Curescu: No higher than five.

Romasanta: No higher than five, okay. Okay. But that transaction will include the Department of Buildings also, if they have to change the number of units [in the City of Chicago's mainframe computer system]. Because I have to go to two departments. I don't know what you paid that person for Maplewood to get the printout [showing the number of pre-existing dwelling units in the city's mainframe computer], because I know you had mentioned they charged you quite a bit of money and you were really upset about it. .

I just wanted to make sure we're on the same page with all of this. .

Romasanta: I would say with that transaction maybe three.

Curescu: How about five and five and two?

Romasanta: Five and five and two, okay. I'll keep that in mind. And then my expedite --

Curescu: If it has to be three, it's going to be three. . . . Please work with this. . . . See because . . . that's how, how far I could go.

Romasanta testified that in this conversation Curescu offered to pay two sets of bribes: (1) a $2,000 to $3,000 bribe to obtain a mainframe computer printout from the Department of Buildings that falsely stated that the Granville property had 15 original dwelling units, and (2) a bribe of $5,000 per illegal basement unit to a zoning inspector to approve the building as having 15 legal dwelling units. During this same meeting, Romasanta asked Scorte whether he would be willing to take the application to the City of Chicago zoning department for approval. Scorte, in Curescu's presence, stated, "in this particular project I would rather not [--] to be very honest . . . I don't want to know about it. . . . [W]hat's difficult is I don't want to know how it's going to get done." Scorte testified that he was concerned that the Granville project might be investigated because they were "adding additional units in the basement that were not there." Romasanta testified that, pursuant to her discussion with Scorte, she was going to get the zoning approval to add the two basement units to the Granville building and that Scorte would only handle expediting the permit after zoning had been approved.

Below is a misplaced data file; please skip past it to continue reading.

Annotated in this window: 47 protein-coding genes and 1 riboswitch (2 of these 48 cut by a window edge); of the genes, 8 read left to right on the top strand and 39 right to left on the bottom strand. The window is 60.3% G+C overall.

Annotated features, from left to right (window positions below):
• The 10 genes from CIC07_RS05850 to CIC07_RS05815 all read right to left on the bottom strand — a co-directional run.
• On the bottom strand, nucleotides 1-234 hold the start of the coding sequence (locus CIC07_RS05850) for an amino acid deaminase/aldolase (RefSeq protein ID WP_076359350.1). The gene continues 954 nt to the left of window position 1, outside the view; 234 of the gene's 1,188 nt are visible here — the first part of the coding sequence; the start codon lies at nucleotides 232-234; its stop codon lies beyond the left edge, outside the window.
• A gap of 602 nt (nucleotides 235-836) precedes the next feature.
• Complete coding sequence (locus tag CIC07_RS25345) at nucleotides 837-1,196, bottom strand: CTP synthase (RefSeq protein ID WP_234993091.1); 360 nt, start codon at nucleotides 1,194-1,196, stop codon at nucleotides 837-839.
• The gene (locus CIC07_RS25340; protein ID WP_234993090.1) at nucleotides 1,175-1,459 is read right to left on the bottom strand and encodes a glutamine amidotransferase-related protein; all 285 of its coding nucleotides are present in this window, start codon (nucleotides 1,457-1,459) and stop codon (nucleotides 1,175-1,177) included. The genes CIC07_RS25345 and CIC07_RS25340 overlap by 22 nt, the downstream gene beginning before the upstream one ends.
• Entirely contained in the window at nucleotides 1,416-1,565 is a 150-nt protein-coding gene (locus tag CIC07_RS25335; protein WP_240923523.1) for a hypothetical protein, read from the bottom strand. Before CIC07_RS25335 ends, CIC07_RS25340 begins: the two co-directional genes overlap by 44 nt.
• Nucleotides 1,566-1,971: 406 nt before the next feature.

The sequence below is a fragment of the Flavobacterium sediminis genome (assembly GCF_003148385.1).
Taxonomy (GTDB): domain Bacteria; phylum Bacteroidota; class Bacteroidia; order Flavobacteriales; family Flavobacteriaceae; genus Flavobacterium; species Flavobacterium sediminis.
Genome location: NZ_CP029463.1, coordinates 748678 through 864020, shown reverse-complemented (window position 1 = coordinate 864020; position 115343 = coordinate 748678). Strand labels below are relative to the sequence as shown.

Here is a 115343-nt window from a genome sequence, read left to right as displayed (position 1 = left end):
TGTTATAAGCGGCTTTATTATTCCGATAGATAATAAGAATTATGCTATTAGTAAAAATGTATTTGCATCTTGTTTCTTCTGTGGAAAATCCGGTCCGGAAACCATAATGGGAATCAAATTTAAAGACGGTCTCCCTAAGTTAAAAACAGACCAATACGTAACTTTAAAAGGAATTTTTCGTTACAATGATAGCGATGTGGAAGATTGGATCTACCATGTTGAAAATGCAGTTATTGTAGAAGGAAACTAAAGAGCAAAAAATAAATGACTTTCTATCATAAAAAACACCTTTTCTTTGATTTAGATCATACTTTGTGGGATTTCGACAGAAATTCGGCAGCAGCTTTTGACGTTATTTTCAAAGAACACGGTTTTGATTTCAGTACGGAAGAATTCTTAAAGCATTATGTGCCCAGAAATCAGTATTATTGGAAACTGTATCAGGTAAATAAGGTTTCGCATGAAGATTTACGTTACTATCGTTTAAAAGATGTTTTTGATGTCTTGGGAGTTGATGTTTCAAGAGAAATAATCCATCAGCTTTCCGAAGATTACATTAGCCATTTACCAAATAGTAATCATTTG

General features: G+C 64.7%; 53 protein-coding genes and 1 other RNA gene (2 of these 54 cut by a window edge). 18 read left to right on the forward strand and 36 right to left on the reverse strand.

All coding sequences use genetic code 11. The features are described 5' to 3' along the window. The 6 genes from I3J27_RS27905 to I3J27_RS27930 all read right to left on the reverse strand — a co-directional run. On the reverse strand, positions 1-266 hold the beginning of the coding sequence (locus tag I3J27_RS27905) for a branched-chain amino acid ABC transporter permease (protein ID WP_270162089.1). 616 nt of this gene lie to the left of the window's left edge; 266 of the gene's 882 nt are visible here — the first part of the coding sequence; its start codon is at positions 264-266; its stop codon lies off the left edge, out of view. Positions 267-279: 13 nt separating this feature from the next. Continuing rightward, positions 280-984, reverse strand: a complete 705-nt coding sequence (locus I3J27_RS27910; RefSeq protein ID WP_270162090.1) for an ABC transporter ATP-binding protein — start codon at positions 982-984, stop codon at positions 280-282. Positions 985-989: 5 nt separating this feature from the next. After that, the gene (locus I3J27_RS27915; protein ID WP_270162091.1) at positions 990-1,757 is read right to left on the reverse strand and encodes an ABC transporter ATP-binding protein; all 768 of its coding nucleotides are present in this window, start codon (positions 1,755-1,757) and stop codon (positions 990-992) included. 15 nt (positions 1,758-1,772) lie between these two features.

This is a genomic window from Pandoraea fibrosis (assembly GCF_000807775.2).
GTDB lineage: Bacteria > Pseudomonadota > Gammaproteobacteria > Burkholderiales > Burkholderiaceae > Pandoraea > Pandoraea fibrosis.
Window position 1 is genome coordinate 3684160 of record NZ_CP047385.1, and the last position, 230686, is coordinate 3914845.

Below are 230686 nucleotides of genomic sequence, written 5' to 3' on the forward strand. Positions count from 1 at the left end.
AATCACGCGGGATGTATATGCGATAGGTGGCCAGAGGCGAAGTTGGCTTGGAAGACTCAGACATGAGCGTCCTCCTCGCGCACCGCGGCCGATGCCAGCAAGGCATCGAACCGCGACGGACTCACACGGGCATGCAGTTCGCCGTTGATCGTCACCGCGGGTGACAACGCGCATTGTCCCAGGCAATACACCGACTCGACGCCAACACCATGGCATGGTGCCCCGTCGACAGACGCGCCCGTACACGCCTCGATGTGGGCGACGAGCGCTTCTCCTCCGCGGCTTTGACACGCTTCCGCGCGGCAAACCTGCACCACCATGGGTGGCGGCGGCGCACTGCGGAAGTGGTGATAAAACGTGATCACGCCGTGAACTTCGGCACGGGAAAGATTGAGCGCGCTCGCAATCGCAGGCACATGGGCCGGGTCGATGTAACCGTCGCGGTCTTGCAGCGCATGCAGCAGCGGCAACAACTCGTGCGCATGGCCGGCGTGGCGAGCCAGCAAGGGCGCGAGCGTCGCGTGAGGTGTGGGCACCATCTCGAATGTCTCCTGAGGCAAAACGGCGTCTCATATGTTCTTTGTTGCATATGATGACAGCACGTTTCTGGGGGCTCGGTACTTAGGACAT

On July 25, 2007, Romasanta called Curescu and told him that she had his "[computer] printout for Granville" and that "it was going to be . . . $2,500." Romasanta testified that the "printout" referred to a fraudulent printout from the mainframe computer at the buildings department and that "$2,500" referred to the "bribe payment" that she would normally have paid to a city official to change the information in the mainframe computer. Curescu agreed to meet with Romasanta and pay her $2,500. That afternoon, Romasanta met with Curescu's wife, Lavinia Curescu, at a gas station. Lavinia Curescu gave Romasanta $2,500 cash and received a copy of a mainframe computer printout that had been prepared with the assistance of federal investigators to falsely reflect 15 pre-existing dwelling units at the Granville property.*fn2

In August of 2007, Romasanta arranged for William Wellhausen, a city zoning inspector, to visit the Granville property and write a report falsely stating that there were three pre-existing dwelling units in the basement of the property. Romasanta testified that she had paid approximately $30,000 in bribes to Wellhausen between 2005 and 2007 so that Wellhausen would add illegal dwelling units to the basements of apartment buildings, process certificate of occupancy approvals, and write favorable inspection reports. Wellhausen met with Curescu at the Granville property on August 29, 2007 and conducted his inspection. The meeting between Wellhausen and Curescu was videotaped but their conversations were not recorded. After the meeting, Wellhausen called Romasanta and told her that Curescu had "a bare basement" but that he was going to "fabricat[e] the other two ones" and make it appear in his report that there were three pre-existing dwelling units in the basement. Wellhausen explained that he was "giving [Curescu] two extra ones that he is going to build." Wellhausen submitted his zoning inspection report on August 30, 2007, and the report falsely stated that the Granville property had 15 pre-existing dwelling units in total. The next day, Romasanta paid Wellhausen $8,000 in cash as a controlled bribe payment.